Text files, test data, and the Jakarta Commons BeanUtils

Earlier, I wrote about testing only one thing at a time. A little one-liner I tossed out in that was using text files to load object graphs in your test cases. I thought I’d elaborate on that a bit more.

The technique I use here is based heavily off the Jakarta Commons Bean Utils package. If you’ve never come across this, the Bean Utils provides utility methods to, well, use Java Beans. In particular, what I’m using here is the BeanUtilsBean.populate() method; this populates an object instance with values supplied in a Map of name-value pairs.

Loading the text file

The central class in this exercise is the BeanLoader. In this form, at least, it loads a Java Properties file from a resource, then uses it to populate a new object instance. Here’s the main code:

package net.twasink.beanloader;

import java.io.IOException;
import java.util.*

import org.apache.commons.beanutils.BeanUtilsBean;
import org.apache.commons.beanutils.ConvertUtilsBean;

* Load Domain classes from files. Loaded instances are cached, to enable
* cross-references.
* The files are based on Java property files. Property values are converted using the various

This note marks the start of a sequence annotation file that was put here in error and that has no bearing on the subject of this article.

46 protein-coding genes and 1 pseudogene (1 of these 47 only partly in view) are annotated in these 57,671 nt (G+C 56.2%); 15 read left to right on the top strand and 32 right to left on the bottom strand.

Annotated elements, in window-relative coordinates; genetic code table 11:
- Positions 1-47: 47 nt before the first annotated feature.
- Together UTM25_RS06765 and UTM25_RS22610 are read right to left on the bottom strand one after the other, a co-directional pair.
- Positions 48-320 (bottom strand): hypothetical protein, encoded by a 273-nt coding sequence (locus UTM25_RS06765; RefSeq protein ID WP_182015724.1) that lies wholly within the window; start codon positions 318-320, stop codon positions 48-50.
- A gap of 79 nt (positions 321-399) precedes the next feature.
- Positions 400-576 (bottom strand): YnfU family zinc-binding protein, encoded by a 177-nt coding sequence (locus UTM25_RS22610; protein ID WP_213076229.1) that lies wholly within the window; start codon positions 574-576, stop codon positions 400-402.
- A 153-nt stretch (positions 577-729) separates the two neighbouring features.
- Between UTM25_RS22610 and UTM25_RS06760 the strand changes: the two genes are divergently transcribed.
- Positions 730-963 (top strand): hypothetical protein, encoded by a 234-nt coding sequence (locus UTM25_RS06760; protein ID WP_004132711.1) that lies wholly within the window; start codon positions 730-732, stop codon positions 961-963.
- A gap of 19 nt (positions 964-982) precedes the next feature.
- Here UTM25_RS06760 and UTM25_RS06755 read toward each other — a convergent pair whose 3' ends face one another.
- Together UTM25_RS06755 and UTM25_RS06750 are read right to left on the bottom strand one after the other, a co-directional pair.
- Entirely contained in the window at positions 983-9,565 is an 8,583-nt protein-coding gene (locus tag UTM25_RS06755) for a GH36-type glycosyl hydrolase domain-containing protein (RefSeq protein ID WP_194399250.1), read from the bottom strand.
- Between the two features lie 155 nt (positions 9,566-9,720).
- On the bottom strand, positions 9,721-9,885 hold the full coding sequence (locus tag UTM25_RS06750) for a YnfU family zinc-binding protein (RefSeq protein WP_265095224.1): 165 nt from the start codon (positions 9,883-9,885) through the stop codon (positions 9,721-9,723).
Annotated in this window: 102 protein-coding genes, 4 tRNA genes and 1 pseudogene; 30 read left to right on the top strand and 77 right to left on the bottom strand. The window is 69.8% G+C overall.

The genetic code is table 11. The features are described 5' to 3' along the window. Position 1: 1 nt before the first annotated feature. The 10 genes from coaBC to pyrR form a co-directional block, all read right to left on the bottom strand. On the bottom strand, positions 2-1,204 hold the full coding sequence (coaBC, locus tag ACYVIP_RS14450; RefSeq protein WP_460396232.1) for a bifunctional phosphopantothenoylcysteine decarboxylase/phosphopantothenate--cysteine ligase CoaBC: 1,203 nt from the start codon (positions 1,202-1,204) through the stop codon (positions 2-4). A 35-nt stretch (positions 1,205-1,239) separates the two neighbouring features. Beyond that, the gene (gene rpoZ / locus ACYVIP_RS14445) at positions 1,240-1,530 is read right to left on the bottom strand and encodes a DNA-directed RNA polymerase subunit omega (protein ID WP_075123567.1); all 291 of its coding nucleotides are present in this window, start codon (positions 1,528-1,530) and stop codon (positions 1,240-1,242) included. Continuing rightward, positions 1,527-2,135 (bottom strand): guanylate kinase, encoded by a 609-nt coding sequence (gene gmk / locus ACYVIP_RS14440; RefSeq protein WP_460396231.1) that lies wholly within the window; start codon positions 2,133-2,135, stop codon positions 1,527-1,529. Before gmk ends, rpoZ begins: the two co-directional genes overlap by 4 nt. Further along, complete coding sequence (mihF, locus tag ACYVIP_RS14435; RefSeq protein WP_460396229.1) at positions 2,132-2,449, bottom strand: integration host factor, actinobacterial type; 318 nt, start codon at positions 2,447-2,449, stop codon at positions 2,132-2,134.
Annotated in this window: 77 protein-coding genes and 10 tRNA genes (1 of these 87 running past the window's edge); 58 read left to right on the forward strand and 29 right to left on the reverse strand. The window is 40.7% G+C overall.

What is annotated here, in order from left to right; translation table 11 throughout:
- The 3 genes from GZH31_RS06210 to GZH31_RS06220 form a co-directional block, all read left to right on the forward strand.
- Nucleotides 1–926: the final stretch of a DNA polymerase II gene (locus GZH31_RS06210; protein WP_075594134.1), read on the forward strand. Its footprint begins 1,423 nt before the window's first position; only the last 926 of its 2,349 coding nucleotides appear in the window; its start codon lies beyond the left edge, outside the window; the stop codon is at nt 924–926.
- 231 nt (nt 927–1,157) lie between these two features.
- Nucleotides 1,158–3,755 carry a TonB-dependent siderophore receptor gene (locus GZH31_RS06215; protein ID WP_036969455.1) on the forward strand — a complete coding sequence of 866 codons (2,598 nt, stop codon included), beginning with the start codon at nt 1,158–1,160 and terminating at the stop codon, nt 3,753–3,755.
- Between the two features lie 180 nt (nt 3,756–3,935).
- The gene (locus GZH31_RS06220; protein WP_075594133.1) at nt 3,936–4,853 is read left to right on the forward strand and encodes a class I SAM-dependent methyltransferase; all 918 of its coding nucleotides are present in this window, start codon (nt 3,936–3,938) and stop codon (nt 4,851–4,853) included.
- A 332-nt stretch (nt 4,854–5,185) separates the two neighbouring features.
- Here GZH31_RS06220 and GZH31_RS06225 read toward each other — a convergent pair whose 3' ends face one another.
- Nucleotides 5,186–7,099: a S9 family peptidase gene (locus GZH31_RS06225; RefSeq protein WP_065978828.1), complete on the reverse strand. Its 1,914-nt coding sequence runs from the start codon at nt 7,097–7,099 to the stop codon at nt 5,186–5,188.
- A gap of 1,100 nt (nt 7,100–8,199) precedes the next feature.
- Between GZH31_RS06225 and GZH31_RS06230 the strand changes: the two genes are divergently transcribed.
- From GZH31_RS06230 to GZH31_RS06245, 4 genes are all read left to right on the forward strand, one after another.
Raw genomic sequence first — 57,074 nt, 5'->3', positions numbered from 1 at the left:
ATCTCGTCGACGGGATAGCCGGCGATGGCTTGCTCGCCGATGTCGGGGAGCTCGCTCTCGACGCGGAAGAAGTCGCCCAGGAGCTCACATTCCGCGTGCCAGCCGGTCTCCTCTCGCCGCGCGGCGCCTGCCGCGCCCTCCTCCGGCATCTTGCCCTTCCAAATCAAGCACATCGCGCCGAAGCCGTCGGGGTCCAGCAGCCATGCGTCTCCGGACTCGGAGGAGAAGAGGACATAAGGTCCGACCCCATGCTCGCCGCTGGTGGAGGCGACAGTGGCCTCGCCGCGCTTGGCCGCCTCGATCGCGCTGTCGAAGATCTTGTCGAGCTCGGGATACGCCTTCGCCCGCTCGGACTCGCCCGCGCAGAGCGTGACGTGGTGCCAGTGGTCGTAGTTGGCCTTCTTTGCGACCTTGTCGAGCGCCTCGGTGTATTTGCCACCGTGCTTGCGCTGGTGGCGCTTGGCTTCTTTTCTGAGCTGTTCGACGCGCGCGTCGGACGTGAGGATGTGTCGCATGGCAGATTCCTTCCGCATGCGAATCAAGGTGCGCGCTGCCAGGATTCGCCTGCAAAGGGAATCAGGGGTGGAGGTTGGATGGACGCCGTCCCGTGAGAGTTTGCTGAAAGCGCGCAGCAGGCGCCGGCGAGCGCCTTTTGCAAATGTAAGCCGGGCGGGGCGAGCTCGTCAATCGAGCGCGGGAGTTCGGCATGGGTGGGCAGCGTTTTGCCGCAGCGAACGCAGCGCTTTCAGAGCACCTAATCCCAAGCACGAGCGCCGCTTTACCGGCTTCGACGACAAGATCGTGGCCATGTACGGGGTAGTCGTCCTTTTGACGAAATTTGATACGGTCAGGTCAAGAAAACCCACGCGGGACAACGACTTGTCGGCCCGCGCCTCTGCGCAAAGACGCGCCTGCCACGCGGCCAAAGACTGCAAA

* converters in this package. This is based on the Jakarta Commons BeanUtils toolset.
public class BeanLoader {
  private BeanUtilsBean beanUtils = ...
  public  T loadClass(String key, Class clazz) throws IOException {
    String className = clazz.getSimpleName().toLowerCase();
    Properties properties = FileUtil.loadProperties("/" + className + "-" + key + ".txt");
    T object = ReflectUtil.createInstance(clazz);
      try {
      beanUtils.populate(object, properties);
      loadedClasses.put(classData, object);
      return object;
    } catch (Exception e) {
      throw new RuntimeException("Couldn't populate " + className + ": " + key, e);

(FileUtil.loadProperties simply creates a new java.util.Properties instance, and loads it with the resource listed, via Properties#loadProperties())

How does this work?